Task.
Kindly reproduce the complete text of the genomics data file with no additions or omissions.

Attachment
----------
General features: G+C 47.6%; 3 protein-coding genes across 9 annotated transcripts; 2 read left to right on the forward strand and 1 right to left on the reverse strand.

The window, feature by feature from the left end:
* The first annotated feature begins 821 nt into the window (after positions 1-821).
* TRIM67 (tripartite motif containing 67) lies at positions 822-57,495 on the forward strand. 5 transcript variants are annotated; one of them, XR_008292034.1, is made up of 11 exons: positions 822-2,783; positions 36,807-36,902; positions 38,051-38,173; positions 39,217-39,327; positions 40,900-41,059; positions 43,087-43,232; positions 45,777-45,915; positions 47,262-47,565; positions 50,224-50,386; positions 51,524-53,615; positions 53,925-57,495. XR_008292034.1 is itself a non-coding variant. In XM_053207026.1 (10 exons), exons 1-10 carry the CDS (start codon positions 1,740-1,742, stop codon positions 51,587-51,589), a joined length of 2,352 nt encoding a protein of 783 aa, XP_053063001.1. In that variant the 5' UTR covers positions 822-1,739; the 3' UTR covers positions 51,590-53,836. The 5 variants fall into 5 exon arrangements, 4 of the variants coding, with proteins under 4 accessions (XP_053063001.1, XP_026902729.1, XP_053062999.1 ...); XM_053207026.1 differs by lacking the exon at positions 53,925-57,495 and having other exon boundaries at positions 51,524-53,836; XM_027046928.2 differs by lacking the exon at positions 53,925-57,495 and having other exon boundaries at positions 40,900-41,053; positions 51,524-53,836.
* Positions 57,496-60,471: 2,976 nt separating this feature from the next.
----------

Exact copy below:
General features: G+C 47.6%; 3 protein-coding genes across 9 annotated transcripts; 2 read left to right on the forward strand and 1 right to left on the reverse strand.

The window, feature by feature from the left end:
* The first annotated feature begins 821 nt into the window (after positions 1-821).
* TRIM67 (tripartite motif containing 67) lies at positions 822-57,495 on the forward strand. 5 transcript variants are annotated; one of them, XR_008292034.1, is made up of 11 exons: positions 822-2,783; positions 36,807-36,902; positions 38,051-38,173; positions 39,217-39,327; positions 40,900-41,059; positions 43,087-43,232; positions 45,777-45,915; positions 47,262-47,565; positions 50,224-50,386; positions 51,524-53,615; positions 53,925-57,495. XR_008292034.1 is itself a non-coding variant. In XM_053207026.1 (10 exons), exons 1-10 carry the CDS (start codon positions 1,740-1,742, stop codon positions 51,587-51,589), a joined length of 2,352 nt encoding a protein of 783 aa, XP_053063001.1. In that variant the 5' UTR covers positions 822-1,739; the 3' UTR covers positions 51,590-53,836. The 5 variants fall into 5 exon arrangements, 4 of the variants coding, with proteins under 4 accessions (XP_053063001.1, XP_026902729.1, XP_053062999.1 ...); XM_053207026.1 differs by lacking the exon at positions 53,925-57,495 and having other exon boundaries at positions 51,524-53,836; XM_027046928.2 differs by lacking the exon at positions 53,925-57,495 and having other exon boundaries at positions 40,900-41,053; positions 51,524-53,836.
* Positions 57,496-60,471: 2,976 nt separating this feature from the next.